This is the 4th instalment of ‘Ignoring Gravity’ about identity detective Rose Haldane. To start reading from the beginning, please click on the category ‘My Novel: Ignoring Gravity’ in the right hand menu.

He turned in his chair. “Look at them,” he pointed at the people sitting at desks in the open plan area on the other side of the grey glass partition. “They made it happen, not me, they…”

Buttercup [photo: David Austin Roses]

Buttercup [photo: David Austin Roses]

While he talked, Rose noticed his hands. Lightly golden, with long fingers as if stretched by piano octaves. She found herself wondering how it would feel to be touched by those hands, and was horrified to realise she hadn’t heard a word of what he’d just said. She nodded and stared down at her pad, her face hot.

“… believe in this company. They took the opportunities and built the profit to the point where I could pitch it to the banks. The banks are only interested in cash flow and the bottom line, they want their repayments. The bank doesn’t care if I make face creams or screwdrivers.”

“So, now you can enjoy running your company.” Her eyes were still fixed on her notes. Wrong again, Rose.

Journalism rule number four: statements are not questions.

“I’ve always enjoyed it, and it’s not strictly speaking my company. The MBO is the beginning, not the end. You wouldn’t believe…” His sentence ground to a halt and he slowly took a sip of water. “No, I shouldn’t tell you that. You’re a journalist.” He spoke softly, as if to himself.

Hell yes, I am a journalist. Irritating man. Why did he start a sentence that sounded juicy, only to stop halfway through?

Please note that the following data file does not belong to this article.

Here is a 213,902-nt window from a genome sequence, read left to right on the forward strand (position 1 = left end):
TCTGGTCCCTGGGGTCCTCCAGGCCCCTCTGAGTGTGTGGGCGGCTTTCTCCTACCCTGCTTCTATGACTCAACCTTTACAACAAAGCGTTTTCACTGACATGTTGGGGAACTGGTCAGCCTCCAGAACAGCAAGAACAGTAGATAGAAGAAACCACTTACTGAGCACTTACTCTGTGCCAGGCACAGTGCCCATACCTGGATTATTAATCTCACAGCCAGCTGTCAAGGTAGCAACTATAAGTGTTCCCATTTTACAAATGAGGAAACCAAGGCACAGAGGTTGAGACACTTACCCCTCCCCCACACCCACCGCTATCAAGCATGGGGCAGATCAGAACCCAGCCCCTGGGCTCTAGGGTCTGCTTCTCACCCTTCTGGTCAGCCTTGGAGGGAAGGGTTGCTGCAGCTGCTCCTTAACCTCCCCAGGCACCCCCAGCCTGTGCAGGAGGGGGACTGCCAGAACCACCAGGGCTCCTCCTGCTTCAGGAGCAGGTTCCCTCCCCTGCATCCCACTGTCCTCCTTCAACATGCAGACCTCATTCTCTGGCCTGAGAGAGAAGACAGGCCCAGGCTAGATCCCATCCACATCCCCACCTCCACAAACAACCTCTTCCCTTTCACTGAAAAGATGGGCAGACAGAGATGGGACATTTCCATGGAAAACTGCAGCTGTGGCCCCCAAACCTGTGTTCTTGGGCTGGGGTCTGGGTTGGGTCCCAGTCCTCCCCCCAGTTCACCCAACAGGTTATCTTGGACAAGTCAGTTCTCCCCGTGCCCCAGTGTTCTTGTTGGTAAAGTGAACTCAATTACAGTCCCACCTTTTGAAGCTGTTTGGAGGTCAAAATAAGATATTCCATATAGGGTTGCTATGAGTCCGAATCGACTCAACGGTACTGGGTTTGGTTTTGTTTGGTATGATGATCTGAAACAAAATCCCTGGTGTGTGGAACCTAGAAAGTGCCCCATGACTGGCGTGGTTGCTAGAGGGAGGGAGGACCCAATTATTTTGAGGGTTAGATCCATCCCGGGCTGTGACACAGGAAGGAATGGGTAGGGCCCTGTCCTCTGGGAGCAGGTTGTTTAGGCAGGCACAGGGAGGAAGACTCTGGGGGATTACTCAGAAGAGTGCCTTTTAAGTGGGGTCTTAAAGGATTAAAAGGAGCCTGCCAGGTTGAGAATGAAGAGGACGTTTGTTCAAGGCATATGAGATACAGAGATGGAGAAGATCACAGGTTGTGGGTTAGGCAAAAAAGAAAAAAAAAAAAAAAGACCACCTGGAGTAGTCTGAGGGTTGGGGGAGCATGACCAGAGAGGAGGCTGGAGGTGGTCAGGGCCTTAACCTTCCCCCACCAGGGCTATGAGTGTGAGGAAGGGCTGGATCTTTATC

She’d expected him to be media-savvy, most business executives were media-trained these days, but things had not started well. First, his PA refused to admit her because she wasn’t Alan Smart, the sick journo she was subbing for. Anyone less than Alan Smart, who regularly featured on BBC Business News, would be a waste of her boss’s time, the PA implied with a glance down her aquiline nose. Then, there was the laying down on the sofa thing. Her cheeks had only just cooled from that blush when she caught Maddox trying to read her shorthand notes upside down. She offered the notepad to him, but he refused without a flush of shame. The chemistry hadn’t recovered.

She put down her pen. “Look, if you want to tell me something that’s off the record, that’s fine.” She adjusted her face into a no-compromise look. “That’s fine, as long as you say so now, before you start talking. I won’t quote you until you say it’s okay. We can go back on the record again later. But you can’t decide after the interview that some bits of what you said are on the record and other bits are off. I don’t work like that.”

She held her breath. This was a risky strategy.

He swivelled in his chair, his eyes fixed on her. “Sounds fair.”

Without realising she’d been holding her breath, she breathed out and smoothed her hands over her skirt to hide the trembling.

He called for more coffee. Rose watched Amanda’s procedure with cups, milk, sugar and chocolate digestives without a word. She loves him, maybe not romantically but she’d throw me out of the window if she had to. What is it about him that inspires such loyalty?

He talked for half-an-hour without pause, at the end of which she could see glimmers of the real man sitting in the black leather chair.

Ask him something personal now. The barriers are down, ask him…
© Sandra Danby

…in IGNORING GRAVITY #5: Maddox appraises her legs and Rose decides he’s a creep.